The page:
In the first part, we learned of Montefiore's desire, on his trip in 1839, to try to start some sort of light industry for the residents of Jerusalem, to improve their lot.

Fortunate is the man of faith! In order to test his ideas, he acquired a large orchard where various types of fruit trees grew. He then dug a well on the premises, and hired Jewish workers to cultivate the garden. However that was the only agricultural endeavor which took place, for Montefiore's idea was too daring for the Jews of the time, who not only lacked agricultural training, but also feared to cultivate the land that was surrounded by Arab villages.

Montefiore did not despair. Until his final day, he still hoped to realize his plans. When he was ninety, he sent a proclamation to his brethren in Europe, asking them to help implement his plans. His good heart and ayin tovah were still directed toward the Jews of Eretz Yisroel.





Pesach Vertlach, Anecdotes, and Insights

Without Policemen

R' Levi Yitzchok of Berditchev once was walking with his shammash on erev Pesach in the early afternoon. The Rebbe met a gentile, a customs smuggler, and asked him:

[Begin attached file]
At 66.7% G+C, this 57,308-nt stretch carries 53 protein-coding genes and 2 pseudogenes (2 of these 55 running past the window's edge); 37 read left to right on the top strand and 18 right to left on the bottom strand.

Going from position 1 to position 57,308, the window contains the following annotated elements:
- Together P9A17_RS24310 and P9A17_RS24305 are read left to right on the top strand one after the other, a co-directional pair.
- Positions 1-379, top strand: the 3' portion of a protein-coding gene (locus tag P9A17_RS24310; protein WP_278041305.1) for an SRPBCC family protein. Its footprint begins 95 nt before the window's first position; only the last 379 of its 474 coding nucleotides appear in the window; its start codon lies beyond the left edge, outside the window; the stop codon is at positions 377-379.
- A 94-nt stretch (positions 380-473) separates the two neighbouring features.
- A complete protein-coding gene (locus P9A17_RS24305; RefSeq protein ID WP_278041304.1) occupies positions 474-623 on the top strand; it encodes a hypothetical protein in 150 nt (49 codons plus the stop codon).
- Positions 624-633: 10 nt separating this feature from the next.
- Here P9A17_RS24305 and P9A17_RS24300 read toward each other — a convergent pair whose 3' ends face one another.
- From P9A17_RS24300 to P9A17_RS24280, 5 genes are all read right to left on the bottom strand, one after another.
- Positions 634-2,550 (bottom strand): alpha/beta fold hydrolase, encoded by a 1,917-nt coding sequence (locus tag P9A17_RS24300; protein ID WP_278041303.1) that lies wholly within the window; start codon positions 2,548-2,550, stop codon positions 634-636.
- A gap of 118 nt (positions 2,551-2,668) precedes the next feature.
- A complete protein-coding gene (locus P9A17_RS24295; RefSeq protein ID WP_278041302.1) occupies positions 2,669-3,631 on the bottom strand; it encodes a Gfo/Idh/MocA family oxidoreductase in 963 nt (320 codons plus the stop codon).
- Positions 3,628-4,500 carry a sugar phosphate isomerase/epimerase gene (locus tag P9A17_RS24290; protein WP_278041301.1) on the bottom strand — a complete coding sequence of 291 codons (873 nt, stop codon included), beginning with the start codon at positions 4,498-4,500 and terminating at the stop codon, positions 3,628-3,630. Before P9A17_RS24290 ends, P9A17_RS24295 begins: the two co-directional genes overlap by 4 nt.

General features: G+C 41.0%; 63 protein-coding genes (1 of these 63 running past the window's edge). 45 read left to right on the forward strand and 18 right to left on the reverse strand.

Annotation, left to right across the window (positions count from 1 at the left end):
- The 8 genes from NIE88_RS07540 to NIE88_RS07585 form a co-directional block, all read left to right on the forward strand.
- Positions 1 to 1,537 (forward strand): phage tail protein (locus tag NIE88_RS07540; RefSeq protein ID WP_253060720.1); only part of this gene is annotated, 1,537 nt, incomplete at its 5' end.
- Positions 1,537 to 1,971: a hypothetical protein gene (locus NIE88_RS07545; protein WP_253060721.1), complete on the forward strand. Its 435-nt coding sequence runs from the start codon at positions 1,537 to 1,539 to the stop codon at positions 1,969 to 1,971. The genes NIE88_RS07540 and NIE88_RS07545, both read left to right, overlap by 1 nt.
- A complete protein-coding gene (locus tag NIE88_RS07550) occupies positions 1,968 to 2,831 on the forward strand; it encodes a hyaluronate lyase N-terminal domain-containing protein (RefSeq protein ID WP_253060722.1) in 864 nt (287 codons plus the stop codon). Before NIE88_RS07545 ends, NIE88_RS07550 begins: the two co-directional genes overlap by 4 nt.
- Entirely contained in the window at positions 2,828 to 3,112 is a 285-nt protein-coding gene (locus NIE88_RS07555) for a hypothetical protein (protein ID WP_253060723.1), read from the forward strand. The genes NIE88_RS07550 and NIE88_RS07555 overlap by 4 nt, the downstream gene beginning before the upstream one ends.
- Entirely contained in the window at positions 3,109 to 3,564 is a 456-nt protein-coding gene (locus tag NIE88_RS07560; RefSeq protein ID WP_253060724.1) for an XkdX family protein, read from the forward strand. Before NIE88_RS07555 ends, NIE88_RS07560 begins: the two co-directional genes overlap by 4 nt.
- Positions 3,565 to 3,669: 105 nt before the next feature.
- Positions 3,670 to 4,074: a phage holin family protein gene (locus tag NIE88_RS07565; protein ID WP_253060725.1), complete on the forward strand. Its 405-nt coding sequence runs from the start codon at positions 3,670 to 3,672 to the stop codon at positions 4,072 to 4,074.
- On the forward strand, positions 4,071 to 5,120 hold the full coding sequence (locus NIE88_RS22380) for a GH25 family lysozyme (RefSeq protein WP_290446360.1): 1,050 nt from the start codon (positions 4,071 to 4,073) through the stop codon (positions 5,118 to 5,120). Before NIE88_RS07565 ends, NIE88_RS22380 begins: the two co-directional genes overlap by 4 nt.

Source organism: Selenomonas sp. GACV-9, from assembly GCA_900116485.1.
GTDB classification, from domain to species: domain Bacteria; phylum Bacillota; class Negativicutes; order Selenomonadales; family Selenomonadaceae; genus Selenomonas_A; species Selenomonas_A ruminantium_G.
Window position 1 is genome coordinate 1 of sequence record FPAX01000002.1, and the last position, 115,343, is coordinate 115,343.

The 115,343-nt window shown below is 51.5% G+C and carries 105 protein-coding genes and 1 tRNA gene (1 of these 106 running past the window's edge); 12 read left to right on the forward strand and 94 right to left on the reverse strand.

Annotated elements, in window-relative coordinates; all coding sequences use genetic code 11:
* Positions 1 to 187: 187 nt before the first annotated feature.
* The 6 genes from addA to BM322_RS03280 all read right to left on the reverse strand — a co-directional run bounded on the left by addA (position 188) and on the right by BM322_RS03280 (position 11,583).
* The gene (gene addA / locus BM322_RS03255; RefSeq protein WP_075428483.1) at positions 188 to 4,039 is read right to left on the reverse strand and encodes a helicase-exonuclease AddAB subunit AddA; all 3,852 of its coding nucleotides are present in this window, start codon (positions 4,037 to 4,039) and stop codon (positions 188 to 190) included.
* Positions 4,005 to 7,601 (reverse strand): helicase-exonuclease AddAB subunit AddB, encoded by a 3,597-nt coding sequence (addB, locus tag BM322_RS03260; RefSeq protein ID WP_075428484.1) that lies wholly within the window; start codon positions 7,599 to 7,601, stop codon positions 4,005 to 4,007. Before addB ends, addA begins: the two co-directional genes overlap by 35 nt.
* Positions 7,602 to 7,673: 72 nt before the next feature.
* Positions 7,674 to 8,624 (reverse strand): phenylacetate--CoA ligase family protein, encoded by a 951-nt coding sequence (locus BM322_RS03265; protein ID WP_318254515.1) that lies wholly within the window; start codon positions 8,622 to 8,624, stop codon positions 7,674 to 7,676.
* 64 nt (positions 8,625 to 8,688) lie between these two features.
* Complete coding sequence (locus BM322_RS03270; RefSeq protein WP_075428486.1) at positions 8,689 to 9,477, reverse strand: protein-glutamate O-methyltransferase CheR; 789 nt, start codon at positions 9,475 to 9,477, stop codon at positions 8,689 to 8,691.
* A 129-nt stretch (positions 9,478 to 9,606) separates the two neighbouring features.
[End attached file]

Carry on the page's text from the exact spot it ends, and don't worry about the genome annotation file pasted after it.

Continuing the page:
"Do you have any contraband from the other side of the border?"

"Certainly, come with me. I have plenty at home," answered the smuggler.

Afterward he met a Jew and innocently asked:

"Do you have any chometz at home, perhaps?"

"Now?" stammered the amazed Jew. "Rebbe, it is already erev Pesach after noon!"

R' Levi Yitzchok continued walking and met another Jew, and asked him the same question.

"Rebbe! Are you making fun of me, or are you suspicious of kosher Jews? The time to burn and be mevatel chometz already passed a long time ago!"

R' Levi Yitzchok raised his head Heavenward and exclaimed:





Rain and Kinneret Watch

by Dei'ah Vedibur Staff

Our weekly report of the rain and the level of the Kineret - Winter, 5783.

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Outstanding Articles From Our Archives

Opinion & Comment
Tell Your Son on that Day: Thoughts on Chinuch for Our Generation

by HaRav A.Y.L. Shteinman

Chinuch Means Getting Results

There are mitzvos which must be done even without us seeing any results. This specific act is what the Torah tells us to do, so it makes no difference whether or not something good will come of it, the mitzvah must always be done nonetheless. In the case of chinuch the result is also important. One's child has to emerge educated.